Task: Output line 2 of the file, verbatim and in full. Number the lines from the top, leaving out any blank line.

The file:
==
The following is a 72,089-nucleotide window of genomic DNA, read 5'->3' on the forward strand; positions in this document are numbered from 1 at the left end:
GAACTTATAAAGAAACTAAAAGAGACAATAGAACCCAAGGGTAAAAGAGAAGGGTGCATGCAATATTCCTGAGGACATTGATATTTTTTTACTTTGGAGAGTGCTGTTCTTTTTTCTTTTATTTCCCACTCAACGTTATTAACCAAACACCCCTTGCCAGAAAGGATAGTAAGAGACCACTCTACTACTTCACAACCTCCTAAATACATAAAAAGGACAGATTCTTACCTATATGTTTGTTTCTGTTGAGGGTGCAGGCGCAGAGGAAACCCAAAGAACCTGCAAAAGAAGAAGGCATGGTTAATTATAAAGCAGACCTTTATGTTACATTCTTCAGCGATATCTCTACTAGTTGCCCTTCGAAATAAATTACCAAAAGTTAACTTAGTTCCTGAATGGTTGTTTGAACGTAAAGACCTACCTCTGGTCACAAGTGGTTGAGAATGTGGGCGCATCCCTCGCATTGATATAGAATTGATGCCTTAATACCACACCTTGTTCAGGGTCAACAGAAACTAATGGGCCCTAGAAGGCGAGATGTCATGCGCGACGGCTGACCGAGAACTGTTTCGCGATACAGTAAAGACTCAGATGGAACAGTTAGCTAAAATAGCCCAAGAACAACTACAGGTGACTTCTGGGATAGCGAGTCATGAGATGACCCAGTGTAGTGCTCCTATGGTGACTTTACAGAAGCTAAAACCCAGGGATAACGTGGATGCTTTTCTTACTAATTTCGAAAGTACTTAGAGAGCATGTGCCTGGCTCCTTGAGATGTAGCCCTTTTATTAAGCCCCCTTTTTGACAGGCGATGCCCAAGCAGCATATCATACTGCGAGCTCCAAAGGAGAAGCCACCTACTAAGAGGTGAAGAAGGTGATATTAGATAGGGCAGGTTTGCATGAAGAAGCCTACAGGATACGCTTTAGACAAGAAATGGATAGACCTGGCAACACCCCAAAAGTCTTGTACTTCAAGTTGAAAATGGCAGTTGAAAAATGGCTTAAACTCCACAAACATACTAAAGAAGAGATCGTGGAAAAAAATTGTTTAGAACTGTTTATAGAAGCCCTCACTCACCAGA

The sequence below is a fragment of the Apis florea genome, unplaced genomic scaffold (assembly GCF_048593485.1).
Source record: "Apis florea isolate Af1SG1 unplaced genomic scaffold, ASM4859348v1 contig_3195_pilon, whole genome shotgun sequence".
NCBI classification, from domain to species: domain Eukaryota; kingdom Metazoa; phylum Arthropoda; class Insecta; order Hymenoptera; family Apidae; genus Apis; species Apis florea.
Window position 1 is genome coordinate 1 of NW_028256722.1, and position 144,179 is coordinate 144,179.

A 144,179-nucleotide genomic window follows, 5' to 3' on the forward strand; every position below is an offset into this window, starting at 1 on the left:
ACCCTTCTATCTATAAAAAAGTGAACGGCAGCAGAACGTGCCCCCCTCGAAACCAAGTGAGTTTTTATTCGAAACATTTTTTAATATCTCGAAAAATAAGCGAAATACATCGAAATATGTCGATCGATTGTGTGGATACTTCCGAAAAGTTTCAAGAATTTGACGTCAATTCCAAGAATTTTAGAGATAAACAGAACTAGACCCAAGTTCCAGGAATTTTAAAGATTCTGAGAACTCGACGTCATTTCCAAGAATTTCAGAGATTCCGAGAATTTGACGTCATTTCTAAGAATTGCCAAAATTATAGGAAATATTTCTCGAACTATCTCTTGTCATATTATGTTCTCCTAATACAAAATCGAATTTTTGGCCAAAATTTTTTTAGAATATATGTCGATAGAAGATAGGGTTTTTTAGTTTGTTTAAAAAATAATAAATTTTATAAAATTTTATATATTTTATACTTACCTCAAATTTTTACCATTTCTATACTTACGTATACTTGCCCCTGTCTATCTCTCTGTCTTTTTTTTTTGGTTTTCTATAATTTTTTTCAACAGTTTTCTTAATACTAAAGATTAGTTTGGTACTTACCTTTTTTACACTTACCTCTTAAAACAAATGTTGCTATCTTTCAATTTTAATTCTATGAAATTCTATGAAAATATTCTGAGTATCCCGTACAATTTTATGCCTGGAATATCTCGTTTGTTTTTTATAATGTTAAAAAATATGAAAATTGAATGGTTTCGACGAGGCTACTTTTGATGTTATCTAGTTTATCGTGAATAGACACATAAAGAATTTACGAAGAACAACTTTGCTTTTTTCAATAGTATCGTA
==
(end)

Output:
GAACTTATAAAGAAACTAAAAGAGACAATAGAACCCAAGGGTAAAAGAGAAGGGTGCATGCAATATTCCTGAGGACATTGATATTTTTTTACTTTGGAGAGTGCTGTTCTTTTTTCTTTTATTTCCCACTCAACGTTATTAACCAAACACCCCTTGCCAGAAAGGATAGTAAGAGACCACTCTACTACTTCACAACCTCCTAAATACATAAAAAGGACAGATTCTTACCTATATGTTTGTTTCTGTTGAGGGTGCAGGCGCAGAGGAAACCCAAAGAACCTGCAAAAGAAGAAGGCATGGTTAATTATAAAGCAGACCTTTATGTTACATTCTTCAGCGATATCTCTACTAGTTGCCCTTCGAAATAAATTACCAAAAGTTAACTTAGTTCCTGAATGGTTGTTTGAACGTAAAGACCTACCTCTGGTCACAAGTGGTTGAGAATGTGGGCGCATCCCTCGCATTGATATAGAATTGATGCCTTAATACCACACCTTGTTCAGGGTCAACAGAAACTAATGGGCCCTAGAAGGCGAGATGTCATGCGCGACGGCTGACCGAGAACTGTTTCGCGATACAGTAAAGACTCAGATGGAACAGTTAGCTAAAATAGCCCAAGAACAACTACAGGTGACTTCTGGGATAGCGAGTCATGAGATGACCCAGTGTAGTGCTCCTATGGTGACTTTACAGAAGCTAAAACCCAGGGATAACGTGGATGCTTTTCTTACTAATTTCGAAAGTACTTAGAGAGCATGTGCCTGGCTCCTTGAGATGTAGCCCTTTTATTAAGCCCCCTTTTTGACAGGCGATGCCCAAGCAGCATATCATACTGCGAGCTCCAAAGGAGAAGCCACCTACTAAGAGGTGAAGAAGGTGATATTAGATAGGGCAGGTTTGCATGAAGAAGCCTACAGGATACGCTTTAGACAAGAAATGGATAGACCTGGCAACACCCCAAAAGTCTTGTACTTCAAGTTGAAAATGGCAGTTGAAAAATGGCTTAAACTCCACAAACATACTAAAGAAGAGATCGTGGAAAAAAATTGTTTAGAACTGTTTATAGAAGCCCTCACTCACCAGA